Urethroscopy after Urethritis
Sexually Transmitted Infections
Inflammation or trauma may produce changes in the walls of the urethra which result in a narrowing of the lumen. This narrowing is caused by the contraction of the fibrous elements in the scar tissue and an acquired stricture is formed. Campbell (1929) found that 90 per cent. of 1,224 cases of stricture were of inflammatory origin, and stated that stricture formation depends on the severity rather than on the duration of the original infection. The formation of a stricture is a continuing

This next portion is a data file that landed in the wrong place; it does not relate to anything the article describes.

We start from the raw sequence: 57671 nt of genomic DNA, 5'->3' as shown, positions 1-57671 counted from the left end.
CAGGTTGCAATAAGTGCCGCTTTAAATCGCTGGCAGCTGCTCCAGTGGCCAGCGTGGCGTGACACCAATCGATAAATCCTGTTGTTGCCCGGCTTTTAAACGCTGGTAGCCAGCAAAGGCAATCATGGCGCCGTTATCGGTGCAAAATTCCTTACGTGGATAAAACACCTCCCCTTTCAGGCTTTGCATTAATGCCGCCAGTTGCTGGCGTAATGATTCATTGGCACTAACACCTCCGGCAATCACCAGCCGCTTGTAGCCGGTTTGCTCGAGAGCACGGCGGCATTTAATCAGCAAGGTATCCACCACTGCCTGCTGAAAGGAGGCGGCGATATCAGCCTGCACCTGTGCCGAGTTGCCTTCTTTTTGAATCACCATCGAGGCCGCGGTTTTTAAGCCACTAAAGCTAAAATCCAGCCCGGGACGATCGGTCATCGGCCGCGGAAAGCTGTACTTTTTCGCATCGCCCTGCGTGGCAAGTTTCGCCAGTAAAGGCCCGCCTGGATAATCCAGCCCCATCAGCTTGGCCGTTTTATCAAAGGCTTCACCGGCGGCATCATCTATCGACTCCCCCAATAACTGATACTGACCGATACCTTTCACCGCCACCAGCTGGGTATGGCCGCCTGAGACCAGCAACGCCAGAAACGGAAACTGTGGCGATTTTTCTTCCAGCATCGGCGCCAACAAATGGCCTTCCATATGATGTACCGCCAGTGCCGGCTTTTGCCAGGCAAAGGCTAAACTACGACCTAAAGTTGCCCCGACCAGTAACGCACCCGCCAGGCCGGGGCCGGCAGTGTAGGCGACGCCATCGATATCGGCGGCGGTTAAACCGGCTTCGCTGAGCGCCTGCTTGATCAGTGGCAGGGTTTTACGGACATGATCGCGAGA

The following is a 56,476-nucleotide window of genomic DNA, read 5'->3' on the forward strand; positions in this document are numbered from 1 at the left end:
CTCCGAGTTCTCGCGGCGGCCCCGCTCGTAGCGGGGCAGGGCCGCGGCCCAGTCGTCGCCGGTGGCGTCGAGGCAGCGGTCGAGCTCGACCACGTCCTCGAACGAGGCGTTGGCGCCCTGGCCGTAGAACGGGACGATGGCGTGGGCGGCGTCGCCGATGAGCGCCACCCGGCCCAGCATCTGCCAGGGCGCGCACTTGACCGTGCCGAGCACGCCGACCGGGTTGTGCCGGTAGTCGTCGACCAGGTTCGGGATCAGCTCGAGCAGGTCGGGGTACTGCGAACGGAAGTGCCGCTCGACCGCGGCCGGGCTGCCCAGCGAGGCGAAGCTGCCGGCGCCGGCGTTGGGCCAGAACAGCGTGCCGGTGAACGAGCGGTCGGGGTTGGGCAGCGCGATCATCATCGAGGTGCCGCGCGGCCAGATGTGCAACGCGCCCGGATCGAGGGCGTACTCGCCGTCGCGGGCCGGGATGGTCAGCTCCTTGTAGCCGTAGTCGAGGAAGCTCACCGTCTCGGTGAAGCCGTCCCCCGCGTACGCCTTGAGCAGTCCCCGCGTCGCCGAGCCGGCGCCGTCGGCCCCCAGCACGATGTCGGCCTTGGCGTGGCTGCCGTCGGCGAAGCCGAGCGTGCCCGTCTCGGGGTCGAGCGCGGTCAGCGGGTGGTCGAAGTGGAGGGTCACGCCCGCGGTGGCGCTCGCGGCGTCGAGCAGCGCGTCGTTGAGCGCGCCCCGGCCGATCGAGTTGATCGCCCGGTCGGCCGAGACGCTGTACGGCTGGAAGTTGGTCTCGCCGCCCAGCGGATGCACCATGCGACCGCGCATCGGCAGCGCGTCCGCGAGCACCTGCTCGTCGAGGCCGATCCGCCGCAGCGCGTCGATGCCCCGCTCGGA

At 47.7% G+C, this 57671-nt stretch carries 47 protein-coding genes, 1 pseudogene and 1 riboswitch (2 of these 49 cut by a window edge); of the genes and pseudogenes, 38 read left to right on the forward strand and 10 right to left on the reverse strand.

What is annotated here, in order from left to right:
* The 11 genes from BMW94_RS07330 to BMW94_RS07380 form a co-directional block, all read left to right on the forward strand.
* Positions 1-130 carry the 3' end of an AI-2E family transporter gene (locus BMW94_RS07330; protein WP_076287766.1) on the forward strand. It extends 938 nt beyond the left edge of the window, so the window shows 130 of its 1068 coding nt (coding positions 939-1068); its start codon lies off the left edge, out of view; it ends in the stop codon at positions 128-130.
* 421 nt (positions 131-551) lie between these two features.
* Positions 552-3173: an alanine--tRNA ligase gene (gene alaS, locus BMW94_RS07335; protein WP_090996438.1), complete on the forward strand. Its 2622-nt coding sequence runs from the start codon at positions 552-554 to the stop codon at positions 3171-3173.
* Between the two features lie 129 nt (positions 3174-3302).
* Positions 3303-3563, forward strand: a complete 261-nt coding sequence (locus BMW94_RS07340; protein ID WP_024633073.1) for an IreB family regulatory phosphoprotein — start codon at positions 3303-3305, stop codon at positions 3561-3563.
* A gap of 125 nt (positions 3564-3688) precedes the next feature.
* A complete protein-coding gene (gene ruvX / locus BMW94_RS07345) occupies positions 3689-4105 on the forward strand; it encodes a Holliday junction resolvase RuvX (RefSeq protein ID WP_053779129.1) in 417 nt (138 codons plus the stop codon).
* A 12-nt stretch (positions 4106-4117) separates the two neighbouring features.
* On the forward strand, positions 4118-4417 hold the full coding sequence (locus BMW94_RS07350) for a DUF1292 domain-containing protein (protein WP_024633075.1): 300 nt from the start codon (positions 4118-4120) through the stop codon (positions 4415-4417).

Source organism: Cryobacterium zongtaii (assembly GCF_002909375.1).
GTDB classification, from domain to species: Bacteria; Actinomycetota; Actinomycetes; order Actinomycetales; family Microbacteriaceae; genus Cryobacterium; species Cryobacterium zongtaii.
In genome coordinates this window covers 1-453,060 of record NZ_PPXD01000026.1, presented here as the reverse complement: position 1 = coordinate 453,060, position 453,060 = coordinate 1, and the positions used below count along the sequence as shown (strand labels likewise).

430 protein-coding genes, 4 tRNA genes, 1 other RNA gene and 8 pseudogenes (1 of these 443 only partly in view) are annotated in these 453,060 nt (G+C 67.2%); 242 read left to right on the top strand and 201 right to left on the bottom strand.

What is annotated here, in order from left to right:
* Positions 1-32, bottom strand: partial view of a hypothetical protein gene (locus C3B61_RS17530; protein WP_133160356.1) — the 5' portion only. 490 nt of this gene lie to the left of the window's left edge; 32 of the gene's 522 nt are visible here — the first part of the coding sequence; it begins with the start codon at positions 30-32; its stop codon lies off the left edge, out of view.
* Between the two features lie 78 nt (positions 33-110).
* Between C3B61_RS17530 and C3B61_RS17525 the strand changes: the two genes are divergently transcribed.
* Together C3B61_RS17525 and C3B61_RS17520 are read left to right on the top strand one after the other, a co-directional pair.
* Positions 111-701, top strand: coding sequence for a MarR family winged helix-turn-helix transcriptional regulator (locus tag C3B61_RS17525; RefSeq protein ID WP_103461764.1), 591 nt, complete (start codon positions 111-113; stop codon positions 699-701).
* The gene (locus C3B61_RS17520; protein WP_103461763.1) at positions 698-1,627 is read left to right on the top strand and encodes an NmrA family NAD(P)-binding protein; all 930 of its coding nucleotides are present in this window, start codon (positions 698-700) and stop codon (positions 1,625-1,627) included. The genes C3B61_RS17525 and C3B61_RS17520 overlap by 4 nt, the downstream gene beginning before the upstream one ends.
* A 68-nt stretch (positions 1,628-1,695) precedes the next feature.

... a continuing process over a long period of time. McCrea (1940) states that in 126 men questioned about the dates of their gonorrhoeal infection and their symptoms of stricture, the minimum intervening period was two years. He also stated that Gouley had implied that stricture formation followed severe loss ofepithelium. Stephenson (1956) found strictures in 5 per cent. of 243 men investigated for urethral discharge, but gave no details as to when urethroscopy was carried out. Dunlop (1961) , four weeks after urethritis appeared to have responded to treatment, found strictures in 4-6 per cent. of 498 patients undergoing routine examination of the urethra by instruments; the sites of the strictures were detailed, but not the types of strictures found, with the exception of two of probable congenital origin. Such a high incidence of stricture seemed at variance with the clinical impression of myself and others, and prompted a review of the findings at one small clinic. Material The case notes of 598 consecutive patients were reviewed and classified into the following groups: Group A.-Forty-two patients with signs and symptoms referable to the urethra but with no signs of an active urethritis; 39 (93 per cent.) underwent urethroscopy.